Middlesex University was honoured to welcome Ghana's former First Lady and first ever female presidential candidate, Dr Nana Konadu Agyeman-Rawlings, for the UK launch of her memoir covering her early life: It Takes a Woman - A Life Shaped by Heritage, Leadership and the Women Who Defined Hope.
The launch was followed by a panel session on the state of women's rights and opportunities in Africa and marked the climax of Middlesex's programme of events for Black History Month 2019. Dr Agyeman-Rawlings was joined by broadcaster, Nollywood actress and MDX alumna Princess Abiye, former Mayor of Harrow Nana Asante and radio chat show presenter Candy Kisseih in a discussion looking at the drivers and barriers to women’s success chaired by MC and TV presenter Ekanem Robertson.
At the end of the event, the First Lady was presented with a Hero Award by CEO of the Black/African international media platform SRTV Christian Ashaiku, another former MDX student. Ashaiku described Agyeman-Rawlings as “a woman of unique standing in our community both at home and in the diaspora. A 'she-ro’! We’re very proud to have you here today”.
Holding the striking award, Dr Rawlings replied, "I’m not an actress but I’ve won an Oscar!" Among audience members were managing editor of The Voice, George Ruddock, royal Asante princess Nana Yaa Ageyman Prempeh II and Ghanaian-born barrister and environmental campaigner, Awula Serwah.
In his address, Interim Vice-Chancellor James Kennedy spoke of the 160 nationalities and outstanding diversity of backgrounds, cultures and faiths of MDX students, and how the university strives to make them all feel at home. "Our diverse community gives us an opportunity to learn from one another and perhaps more importantly be challenged by one another, and as a result makes us better people", he said.
During her twenty years as First Lady, Agyeman-Rawlings travelled the globe to promote awareness of gender issues in Africa. More recently as Executive President of grassroots NGO Developing Women for Mobilization, she has engaged more than two million women in Ghana in projects that advance women's and children's rights.
Agyeman-Rawlings told the audience at MDX about the importance in grassroots development work of providing some level of income generation for women, and creating early childhood development centres to allow mothers to concentrate on their economic activity. "It doesn't matter where we were: we'd put a little school and ask the Ministry of Education to give us a teacher" she said. "And then on my own I'll try and get some food organiser, so twice a day these children will have food that takes them out of their educational imbalances".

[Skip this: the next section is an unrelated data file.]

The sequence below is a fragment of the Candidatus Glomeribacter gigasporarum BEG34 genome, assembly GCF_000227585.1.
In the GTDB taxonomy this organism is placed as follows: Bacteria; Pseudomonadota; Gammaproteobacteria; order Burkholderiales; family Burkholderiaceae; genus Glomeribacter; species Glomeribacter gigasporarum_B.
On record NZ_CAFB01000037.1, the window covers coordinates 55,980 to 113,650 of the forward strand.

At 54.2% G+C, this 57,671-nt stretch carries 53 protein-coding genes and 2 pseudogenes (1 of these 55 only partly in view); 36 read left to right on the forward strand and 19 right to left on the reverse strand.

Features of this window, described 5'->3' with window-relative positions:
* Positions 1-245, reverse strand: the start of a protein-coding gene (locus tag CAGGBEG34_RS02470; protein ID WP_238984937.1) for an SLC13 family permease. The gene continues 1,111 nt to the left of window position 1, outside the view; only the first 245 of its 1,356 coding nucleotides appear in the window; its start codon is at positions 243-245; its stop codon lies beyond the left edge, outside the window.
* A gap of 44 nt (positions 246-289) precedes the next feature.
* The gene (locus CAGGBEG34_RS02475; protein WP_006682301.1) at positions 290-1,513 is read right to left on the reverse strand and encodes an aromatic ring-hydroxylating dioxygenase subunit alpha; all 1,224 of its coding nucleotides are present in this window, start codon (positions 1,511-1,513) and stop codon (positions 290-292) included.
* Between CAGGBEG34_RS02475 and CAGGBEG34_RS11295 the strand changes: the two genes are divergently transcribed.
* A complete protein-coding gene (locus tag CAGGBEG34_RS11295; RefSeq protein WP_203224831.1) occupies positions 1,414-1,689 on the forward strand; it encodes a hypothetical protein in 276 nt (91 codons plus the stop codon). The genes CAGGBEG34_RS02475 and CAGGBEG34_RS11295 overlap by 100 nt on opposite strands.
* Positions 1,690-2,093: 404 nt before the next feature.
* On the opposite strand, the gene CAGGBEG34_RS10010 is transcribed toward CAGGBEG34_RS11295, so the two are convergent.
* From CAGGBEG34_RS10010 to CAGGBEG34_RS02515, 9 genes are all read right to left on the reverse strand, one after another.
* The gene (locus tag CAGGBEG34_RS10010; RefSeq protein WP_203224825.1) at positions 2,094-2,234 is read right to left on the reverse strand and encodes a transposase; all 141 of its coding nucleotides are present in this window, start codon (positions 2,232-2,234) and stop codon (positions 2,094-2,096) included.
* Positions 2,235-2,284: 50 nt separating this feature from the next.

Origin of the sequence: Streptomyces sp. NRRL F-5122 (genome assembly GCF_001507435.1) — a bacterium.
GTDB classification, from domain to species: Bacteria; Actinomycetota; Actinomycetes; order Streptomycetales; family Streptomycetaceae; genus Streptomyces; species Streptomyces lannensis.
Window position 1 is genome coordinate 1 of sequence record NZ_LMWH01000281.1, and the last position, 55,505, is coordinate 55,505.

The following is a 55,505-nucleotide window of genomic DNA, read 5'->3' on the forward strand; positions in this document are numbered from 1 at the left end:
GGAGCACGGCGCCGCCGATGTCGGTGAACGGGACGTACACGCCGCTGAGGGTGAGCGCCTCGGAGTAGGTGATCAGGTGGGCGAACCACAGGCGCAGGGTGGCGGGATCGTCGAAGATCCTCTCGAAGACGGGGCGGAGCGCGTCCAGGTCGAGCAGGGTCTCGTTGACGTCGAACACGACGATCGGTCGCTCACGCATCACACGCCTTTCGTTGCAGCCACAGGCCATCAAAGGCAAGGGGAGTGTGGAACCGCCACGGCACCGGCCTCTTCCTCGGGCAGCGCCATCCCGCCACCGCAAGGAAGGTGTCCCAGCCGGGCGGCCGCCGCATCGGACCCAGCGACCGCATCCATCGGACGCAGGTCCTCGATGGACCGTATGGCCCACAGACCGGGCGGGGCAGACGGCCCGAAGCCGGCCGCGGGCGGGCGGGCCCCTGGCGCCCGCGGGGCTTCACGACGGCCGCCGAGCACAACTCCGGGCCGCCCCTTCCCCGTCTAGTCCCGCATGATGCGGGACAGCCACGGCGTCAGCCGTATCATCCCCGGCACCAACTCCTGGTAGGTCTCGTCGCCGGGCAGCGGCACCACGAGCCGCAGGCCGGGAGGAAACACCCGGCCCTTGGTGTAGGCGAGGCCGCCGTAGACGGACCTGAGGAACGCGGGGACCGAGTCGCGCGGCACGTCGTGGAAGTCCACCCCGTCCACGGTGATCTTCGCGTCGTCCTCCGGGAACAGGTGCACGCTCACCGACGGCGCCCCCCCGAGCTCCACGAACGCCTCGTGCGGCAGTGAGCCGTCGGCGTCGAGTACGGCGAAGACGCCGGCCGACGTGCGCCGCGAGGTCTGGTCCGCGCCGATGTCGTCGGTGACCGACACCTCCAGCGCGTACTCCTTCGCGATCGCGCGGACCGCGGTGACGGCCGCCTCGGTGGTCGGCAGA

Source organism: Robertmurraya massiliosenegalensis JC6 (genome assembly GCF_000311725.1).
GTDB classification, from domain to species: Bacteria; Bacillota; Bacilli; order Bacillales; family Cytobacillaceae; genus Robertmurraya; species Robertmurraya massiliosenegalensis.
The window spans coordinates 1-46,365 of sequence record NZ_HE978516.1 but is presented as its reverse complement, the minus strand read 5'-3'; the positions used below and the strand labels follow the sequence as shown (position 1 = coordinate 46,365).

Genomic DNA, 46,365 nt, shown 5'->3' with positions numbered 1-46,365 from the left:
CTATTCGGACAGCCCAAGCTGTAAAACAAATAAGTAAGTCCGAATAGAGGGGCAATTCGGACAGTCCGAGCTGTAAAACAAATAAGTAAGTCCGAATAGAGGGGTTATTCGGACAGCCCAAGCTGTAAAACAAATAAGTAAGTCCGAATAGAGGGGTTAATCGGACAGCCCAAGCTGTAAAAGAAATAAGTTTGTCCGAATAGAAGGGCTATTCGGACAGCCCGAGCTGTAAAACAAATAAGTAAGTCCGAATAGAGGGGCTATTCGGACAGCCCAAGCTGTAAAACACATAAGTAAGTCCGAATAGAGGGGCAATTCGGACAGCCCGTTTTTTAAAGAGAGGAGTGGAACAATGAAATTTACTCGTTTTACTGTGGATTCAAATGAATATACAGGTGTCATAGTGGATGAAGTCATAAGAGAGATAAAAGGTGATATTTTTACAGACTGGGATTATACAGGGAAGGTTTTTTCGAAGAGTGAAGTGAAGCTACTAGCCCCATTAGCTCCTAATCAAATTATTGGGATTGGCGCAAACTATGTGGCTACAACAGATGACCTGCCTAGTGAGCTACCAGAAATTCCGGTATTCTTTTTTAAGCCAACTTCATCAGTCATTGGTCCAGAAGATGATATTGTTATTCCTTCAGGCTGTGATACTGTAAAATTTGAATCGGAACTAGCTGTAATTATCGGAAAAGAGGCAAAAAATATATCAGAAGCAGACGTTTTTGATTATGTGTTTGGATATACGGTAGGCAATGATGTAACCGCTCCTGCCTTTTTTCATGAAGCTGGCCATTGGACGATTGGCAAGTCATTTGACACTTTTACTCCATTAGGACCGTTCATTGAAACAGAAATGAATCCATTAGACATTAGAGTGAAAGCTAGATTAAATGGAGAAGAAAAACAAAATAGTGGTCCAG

Princess Abiye described the sense of accomplishment around how in her field, the Nollywood film industry, women are now collaborating to produce and direct films. "The event was very engaging and an eye opener for us all" she said about the panel session. "The fact that I am an old student gives me even more pride for this opportunity to share my personal experiences".
Middlesex University was one of the first British universities to offer a Black Studies programme. Set up in 1995 by Mehmet Ali Dikerdem, Associate Professor at MDX School of Law, Hakim Adi, now Professor of the History of Africa and the African Diaspora at Chichester University, and Tamara Sivanandan, it was a multidisciplinary course combining History (Colonialism & Imperialism), Political Science, Sociology and Humanities (e.g The Carnival). "We were successfully `decolonising' the curriculum before this became fashionable or mainstream" says Dr Dikerdem. Some of the eminent guests for Black History Month at MDX in the 1990s included sociologist and Black Cultural Studies Professor Stuart Hall, novelist and leading thinker on race A Sivanandan, and Director of the Center for Black Studies Research at the University of California, Santa Barbara, Cedric Robinson.